View From The Wing
MEMORIES OF THE MET
By Pablo A. Tariman
Founded in the early 30s, razed by the war in the mid40s, rehabilitated and restored in the late 70s and neglected once more in the late 90s up to the present time, the historic Manila Metropolitan Theater may yet rise again with a fund release of P270 million to the National Commission for culture and the Arts by the Department of Budget and Management (DBM).
The sight is gory and indescribable when you pass by the Met these days.
Both the front and back entrances are littered with garbage and beggars surround its walls at night.
Said the DBM head Butch Abad following the fund release: “We cannot claim to pursue national development if we fail at preserving our culture and heritage. Aside from supporting the arts, the restoration of the MET also serves the dual purpose of boosting our country’s tourism.”
With just over 200 days before the new administration takes over, it follows that we will see a new Met in the next dispensation.
This month marks the 85th year of the Met which was the venue of my concert productions in the late 80s.
It was at the Met where I witnessed an interesting sideshow before the actual concert by Spanish diva Montserrat Caballe in 1979.
Before the concert, the late director Lino Brocka (now National Artist for Film) threatened to douse Rolando Tinio (now National Artist for Theater) with ice cream during the intermission. This was an offshoot of a film festival controversy, when Tinio and everybody else on the filmfest jury raved about Celso Ad. Castillo’s “Burlesk Queen” and dissed Brocka’s entry, “Inay.”
I begged Brocka not to make a scene, because Caballe was a world-famous personality, and an ice cream-dousing scene in the middle of art songs and arias would surely make headlines not just in Manila but in The New York Times, Paris Match and Le Figaro.
Just to keep the Met alive, its former executive director Tita Conching Sunico, agreed to rent out space to “Vilma!”, actress Vilma Santos’ live TV show. The Met also had to rent out office space even to recruitment agencies sending japayukis or Filipino entertainers to Japan. It was a bizarre sight-seeing classical musicians mixing with japayuki applicants, whose audition music could be heard on the second floor while an audition for Mozart’s Requiem was going on.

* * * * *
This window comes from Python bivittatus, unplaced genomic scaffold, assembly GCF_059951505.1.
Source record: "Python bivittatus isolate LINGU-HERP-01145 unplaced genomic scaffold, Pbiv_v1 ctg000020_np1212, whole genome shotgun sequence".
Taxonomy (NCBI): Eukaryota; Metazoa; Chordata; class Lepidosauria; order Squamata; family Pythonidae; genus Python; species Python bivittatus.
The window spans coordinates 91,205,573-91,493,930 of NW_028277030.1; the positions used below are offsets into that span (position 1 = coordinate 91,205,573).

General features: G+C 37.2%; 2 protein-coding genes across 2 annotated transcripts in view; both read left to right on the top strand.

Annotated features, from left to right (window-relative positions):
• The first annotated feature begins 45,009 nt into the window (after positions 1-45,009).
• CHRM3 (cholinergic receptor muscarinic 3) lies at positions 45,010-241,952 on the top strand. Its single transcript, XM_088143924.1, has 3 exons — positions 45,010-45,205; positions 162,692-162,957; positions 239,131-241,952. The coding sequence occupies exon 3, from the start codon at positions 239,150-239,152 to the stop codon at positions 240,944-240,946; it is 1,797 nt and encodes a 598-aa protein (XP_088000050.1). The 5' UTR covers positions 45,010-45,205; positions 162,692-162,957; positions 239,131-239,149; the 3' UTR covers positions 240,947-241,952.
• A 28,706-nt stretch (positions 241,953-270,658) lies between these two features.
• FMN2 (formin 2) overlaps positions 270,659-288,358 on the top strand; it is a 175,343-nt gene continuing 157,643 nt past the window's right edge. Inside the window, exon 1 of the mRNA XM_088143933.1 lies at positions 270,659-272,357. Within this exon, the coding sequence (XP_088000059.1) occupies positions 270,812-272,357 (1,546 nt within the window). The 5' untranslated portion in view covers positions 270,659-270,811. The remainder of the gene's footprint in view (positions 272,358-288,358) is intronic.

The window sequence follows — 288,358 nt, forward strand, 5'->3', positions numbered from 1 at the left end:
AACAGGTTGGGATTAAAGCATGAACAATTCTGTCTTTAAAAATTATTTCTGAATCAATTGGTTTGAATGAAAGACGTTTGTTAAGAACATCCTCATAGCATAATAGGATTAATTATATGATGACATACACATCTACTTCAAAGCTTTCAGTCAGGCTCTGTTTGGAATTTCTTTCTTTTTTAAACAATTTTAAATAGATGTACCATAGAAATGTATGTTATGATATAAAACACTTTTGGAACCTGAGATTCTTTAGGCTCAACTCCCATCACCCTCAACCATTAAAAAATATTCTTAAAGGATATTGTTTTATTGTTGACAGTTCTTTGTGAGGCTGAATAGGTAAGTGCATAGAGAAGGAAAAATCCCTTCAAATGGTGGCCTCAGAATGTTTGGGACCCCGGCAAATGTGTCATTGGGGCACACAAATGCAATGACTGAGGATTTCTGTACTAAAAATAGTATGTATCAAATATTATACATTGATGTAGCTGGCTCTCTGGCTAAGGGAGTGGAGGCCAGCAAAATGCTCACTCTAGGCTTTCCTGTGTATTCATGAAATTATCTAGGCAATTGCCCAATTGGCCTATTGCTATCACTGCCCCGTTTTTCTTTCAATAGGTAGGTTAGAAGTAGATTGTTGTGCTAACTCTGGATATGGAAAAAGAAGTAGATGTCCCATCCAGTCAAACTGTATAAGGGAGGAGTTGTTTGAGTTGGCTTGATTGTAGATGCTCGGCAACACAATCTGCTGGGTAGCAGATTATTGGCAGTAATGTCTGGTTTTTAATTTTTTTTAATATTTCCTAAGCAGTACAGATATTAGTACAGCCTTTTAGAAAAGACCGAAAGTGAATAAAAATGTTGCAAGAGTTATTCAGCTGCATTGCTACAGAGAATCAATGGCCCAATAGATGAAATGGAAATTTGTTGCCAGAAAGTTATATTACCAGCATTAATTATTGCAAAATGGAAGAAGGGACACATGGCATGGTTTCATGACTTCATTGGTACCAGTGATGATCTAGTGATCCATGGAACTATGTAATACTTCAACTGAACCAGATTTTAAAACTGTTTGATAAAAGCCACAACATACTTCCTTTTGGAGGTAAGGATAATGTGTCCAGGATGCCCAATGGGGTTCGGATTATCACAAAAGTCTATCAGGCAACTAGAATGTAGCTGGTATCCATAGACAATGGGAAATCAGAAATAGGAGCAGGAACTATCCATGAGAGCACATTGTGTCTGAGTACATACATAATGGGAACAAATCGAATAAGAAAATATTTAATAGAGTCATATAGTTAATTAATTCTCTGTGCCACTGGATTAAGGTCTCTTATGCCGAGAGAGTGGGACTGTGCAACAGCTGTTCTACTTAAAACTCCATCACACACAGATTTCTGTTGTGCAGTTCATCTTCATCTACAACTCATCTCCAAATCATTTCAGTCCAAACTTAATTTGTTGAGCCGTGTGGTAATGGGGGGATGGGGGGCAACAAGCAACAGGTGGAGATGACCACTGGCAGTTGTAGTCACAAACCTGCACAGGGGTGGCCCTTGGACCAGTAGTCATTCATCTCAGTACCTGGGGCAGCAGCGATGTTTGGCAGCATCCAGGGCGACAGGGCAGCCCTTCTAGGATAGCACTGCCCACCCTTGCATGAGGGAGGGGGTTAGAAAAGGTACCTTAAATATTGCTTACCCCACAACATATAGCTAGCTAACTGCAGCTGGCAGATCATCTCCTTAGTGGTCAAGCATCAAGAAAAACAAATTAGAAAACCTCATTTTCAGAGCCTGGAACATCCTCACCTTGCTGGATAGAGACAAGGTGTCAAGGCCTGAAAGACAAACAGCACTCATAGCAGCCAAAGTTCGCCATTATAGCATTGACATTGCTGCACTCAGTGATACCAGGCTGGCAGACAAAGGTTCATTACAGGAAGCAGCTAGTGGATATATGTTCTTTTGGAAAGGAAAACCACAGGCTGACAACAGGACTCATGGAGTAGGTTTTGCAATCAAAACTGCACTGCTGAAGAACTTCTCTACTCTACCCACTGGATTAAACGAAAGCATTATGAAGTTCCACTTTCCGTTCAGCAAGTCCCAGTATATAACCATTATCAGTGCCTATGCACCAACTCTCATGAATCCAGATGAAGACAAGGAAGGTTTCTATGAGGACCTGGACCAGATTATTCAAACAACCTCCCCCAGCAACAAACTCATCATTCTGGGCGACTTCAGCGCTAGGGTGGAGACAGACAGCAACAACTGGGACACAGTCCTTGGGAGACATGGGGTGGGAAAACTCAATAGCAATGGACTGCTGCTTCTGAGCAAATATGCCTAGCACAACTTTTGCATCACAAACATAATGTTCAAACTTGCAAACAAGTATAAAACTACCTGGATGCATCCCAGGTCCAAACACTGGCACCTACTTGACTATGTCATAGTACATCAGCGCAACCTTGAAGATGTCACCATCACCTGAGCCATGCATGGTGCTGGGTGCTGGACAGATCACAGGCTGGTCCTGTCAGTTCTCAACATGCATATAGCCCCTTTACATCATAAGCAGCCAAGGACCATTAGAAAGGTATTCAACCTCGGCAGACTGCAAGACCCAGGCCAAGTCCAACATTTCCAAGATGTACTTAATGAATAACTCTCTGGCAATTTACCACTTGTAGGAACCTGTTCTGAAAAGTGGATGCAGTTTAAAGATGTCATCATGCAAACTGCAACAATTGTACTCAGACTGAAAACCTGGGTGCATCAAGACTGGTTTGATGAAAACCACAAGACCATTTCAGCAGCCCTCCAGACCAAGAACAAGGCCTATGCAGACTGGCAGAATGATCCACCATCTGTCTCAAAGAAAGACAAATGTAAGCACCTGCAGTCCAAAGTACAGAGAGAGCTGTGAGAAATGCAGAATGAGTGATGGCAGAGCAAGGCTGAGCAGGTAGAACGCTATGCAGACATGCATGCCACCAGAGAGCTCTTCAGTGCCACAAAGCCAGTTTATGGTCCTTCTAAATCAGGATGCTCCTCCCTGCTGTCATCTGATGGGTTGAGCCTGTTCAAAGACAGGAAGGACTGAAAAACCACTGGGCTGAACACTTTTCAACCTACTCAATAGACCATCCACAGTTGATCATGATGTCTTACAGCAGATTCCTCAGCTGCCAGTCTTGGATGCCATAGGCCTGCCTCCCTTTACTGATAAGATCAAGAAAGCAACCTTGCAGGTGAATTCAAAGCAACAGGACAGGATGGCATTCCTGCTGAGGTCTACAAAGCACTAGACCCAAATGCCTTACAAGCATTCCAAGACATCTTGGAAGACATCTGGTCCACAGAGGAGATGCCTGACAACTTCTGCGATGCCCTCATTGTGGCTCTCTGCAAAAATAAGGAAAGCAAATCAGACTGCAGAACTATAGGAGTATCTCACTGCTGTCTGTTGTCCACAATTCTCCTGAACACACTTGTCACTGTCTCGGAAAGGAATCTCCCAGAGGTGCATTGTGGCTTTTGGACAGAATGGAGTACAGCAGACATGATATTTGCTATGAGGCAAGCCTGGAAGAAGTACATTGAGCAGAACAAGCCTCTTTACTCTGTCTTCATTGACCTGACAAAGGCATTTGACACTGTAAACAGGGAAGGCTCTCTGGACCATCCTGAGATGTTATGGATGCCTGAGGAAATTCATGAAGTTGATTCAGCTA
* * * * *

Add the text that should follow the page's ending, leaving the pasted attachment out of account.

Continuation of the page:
I recall Maestro Zipper telling Tita Conching to do away with the TV show of Vilma.
Tita Conching simply retorted: “Maestro Zipper, I have a theater to maintain and employees to feed. If you promise to maintain this theater and feed my staff regularly, then I’d do away with that TV show. But right now, the rentals are all we have for revenues. You have all the right to protect Mozart but I also have to protect my employees.”
It was a classic repartee between art and commerce. And it reminded me of a scene from Nick Joaquin’s “Portrait,” where the spinster sisters (Paula and Candida) were forced to take in boarders and advertise piano lessons to keep body and soul together.
Zipper’s last Met concert with Mozart’s Requiem in the ‘90s was itself ominous. The concert was an artistic success but it did not resuscitate the MSO. The donations didn’t come and the patrons’ pledges never materialized into cash. Years later, the MSO found another life in the young talents of the late violinist-conductor Basilio “Billy” Manalo, who was one of the MSO’s original soloists.
When the Met opened on December 10, 1931, almost 85 years ago, 1,670 music lovers were in attendance and heard the country’s first and most celebrated violin prodigy, Ernesto Vallejo, play Albeniz’s Tango. Soprano Montserrat Iglesias sang two arias from “Samson et Delilah” and the Manila Music Academy under Alexander Lippay played the Coronation March from Meyerbeer’s “The Prophet.”